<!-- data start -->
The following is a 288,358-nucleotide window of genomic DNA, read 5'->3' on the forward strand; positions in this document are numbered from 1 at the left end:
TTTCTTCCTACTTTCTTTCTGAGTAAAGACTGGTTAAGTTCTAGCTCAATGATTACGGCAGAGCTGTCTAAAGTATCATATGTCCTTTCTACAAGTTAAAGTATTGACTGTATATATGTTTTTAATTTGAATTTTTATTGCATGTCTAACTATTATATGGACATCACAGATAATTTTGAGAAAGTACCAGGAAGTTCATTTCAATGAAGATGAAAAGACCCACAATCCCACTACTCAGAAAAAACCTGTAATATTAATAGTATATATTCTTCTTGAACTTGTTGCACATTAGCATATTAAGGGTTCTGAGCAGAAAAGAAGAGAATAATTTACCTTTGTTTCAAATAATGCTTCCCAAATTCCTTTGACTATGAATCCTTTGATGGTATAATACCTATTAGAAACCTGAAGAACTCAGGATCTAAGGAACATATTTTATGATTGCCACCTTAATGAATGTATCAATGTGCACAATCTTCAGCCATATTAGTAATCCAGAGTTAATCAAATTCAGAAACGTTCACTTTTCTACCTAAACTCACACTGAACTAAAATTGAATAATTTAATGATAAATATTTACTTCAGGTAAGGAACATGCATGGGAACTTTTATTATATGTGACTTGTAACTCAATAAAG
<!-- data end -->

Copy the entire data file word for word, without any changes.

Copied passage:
The following is a 288,358-nucleotide window of genomic DNA, read 5'->3' on the forward strand; positions in this document are numbered from 1 at the left end:
TTTCTTCCTACTTTCTTTCTGAGTAAAGACTGGTTAAGTTCTAGCTCAATGATTACGGCAGAGCTGTCTAAAGTATCATATGTCCTTTCTACAAGTTAAAGTATTGACTGTATATATGTTTTTAATTTGAATTTTTATTGCATGTCTAACTATTATATGGACATCACAGATAATTTTGAGAAAGTACCAGGAAGTTCATTTCAATGAAGATGAAAAGACCCACAATCCCACTACTCAGAAAAAACCTGTAATATTAATAGTATATATTCTTCTTGAACTTGTTGCACATTAGCATATTAAGGGTTCTGAGCAGAAAAGAAGAGAATAATTTACCTTTGTTTCAAATAATGCTTCCCAAATTCCTTTGACTATGAATCCTTTGATGGTATAATACCTATTAGAAACCTGAAGAACTCAGGATCTAAGGAACATATTTTATGATTGCCACCTTAATGAATGTATCAATGTGCACAATCTTCAGCCATATTAGTAATCCAGAGTTAATCAAATTCAGAAACGTTCACTTTTCTACCTAAACTCACACTGAACTAAAATTGAATAATTTAATGATAAATATTTACTTCAGGTAAGGAACATGCATGGGAACTTTTATTATATGTGACTTGTAACTCAATAAAG